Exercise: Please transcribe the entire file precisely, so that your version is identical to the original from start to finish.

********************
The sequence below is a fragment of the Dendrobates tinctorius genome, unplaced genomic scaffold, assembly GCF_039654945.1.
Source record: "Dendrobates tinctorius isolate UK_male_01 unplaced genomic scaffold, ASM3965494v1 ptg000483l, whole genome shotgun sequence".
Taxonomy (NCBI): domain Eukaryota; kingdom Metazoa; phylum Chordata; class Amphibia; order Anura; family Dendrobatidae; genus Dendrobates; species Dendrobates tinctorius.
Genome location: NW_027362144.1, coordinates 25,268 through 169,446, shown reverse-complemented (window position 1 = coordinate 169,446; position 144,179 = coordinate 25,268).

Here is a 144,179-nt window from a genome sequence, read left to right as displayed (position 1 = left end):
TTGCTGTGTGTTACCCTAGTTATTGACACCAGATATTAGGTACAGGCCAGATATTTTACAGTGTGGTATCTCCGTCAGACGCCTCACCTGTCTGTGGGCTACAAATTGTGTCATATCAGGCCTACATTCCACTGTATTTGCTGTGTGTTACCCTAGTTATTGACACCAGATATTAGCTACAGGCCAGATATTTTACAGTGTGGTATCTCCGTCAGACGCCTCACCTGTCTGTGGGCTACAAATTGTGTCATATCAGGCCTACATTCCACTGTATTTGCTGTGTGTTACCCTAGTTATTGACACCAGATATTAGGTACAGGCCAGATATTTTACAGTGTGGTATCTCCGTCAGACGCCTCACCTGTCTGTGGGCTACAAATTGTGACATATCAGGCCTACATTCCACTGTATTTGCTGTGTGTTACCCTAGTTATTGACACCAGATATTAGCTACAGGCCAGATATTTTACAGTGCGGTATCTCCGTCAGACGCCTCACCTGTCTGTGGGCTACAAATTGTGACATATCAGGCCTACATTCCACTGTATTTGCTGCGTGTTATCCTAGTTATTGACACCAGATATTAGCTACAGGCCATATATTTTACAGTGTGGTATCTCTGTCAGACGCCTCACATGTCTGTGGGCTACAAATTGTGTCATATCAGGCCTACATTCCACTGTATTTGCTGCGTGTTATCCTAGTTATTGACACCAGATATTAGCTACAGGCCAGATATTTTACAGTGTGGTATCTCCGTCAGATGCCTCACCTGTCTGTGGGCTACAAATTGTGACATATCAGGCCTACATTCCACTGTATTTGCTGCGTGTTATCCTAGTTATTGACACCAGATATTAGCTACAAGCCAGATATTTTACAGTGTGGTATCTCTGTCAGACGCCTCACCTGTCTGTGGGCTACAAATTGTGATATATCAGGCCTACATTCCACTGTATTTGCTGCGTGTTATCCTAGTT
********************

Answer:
The sequence below is a fragment of the Dendrobates tinctorius genome, unplaced genomic scaffold, assembly GCF_039654945.1.
Source record: "Dendrobates tinctorius isolate UK_male_01 unplaced genomic scaffold, ASM3965494v1 ptg000483l, whole genome shotgun sequence".
Taxonomy (NCBI): domain Eukaryota; kingdom Metazoa; phylum Chordata; class Amphibia; order Anura; family Dendrobatidae; genus Dendrobates; species Dendrobates tinctorius.
Genome location: NW_027362144.1, coordinates 25,268 through 169,446, shown reverse-complemented (window position 1 = coordinate 169,446; position 144,179 = coordinate 25,268).

Here is a 144,179-nt window from a genome sequence, read left to right as displayed (position 1 = left end):
TTGCTGTGTGTTACCCTAGTTATTGACACCAGATATTAGGTACAGGCCAGATATTTTACAGTGTGGTATCTCCGTCAGACGCCTCACCTGTCTGTGGGCTACAAATTGTGTCATATCAGGCCTACATTCCACTGTATTTGCTGTGTGTTACCCTAGTTATTGACACCAGATATTAGCTACAGGCCAGATATTTTACAGTGTGGTATCTCCGTCAGACGCCTCACCTGTCTGTGGGCTACAAATTGTGTCATATCAGGCCTACATTCCACTGTATTTGCTGTGTGTTACCCTAGTTATTGACACCAGATATTAGGTACAGGCCAGATATTTTACAGTGTGGTATCTCCGTCAGACGCCTCACCTGTCTGTGGGCTACAAATTGTGACATATCAGGCCTACATTCCACTGTATTTGCTGTGTGTTACCCTAGTTATTGACACCAGATATTAGCTACAGGCCAGATATTTTACAGTGCGGTATCTCCGTCAGACGCCTCACCTGTCTGTGGGCTACAAATTGTGACATATCAGGCCTACATTCCACTGTATTTGCTGCGTGTTATCCTAGTTATTGACACCAGATATTAGCTACAGGCCATATATTTTACAGTGTGGTATCTCTGTCAGACGCCTCACATGTCTGTGGGCTACAAATTGTGTCATATCAGGCCTACATTCCACTGTATTTGCTGCGTGTTATCCTAGTTATTGACACCAGATATTAGCTACAGGCCAGATATTTTACAGTGTGGTATCTCCGTCAGATGCCTCACCTGTCTGTGGGCTACAAATTGTGACATATCAGGCCTACATTCCACTGTATTTGCTGCGTGTTATCCTAGTTATTGACACCAGATATTAGCTACAAGCCAGATATTTTACAGTGTGGTATCTCTGTCAGACGCCTCACCTGTCTGTGGGCTACAAATTGTGATATATCAGGCCTACATTCCACTGTATTTGCTGCGTGTTATCCTAGTT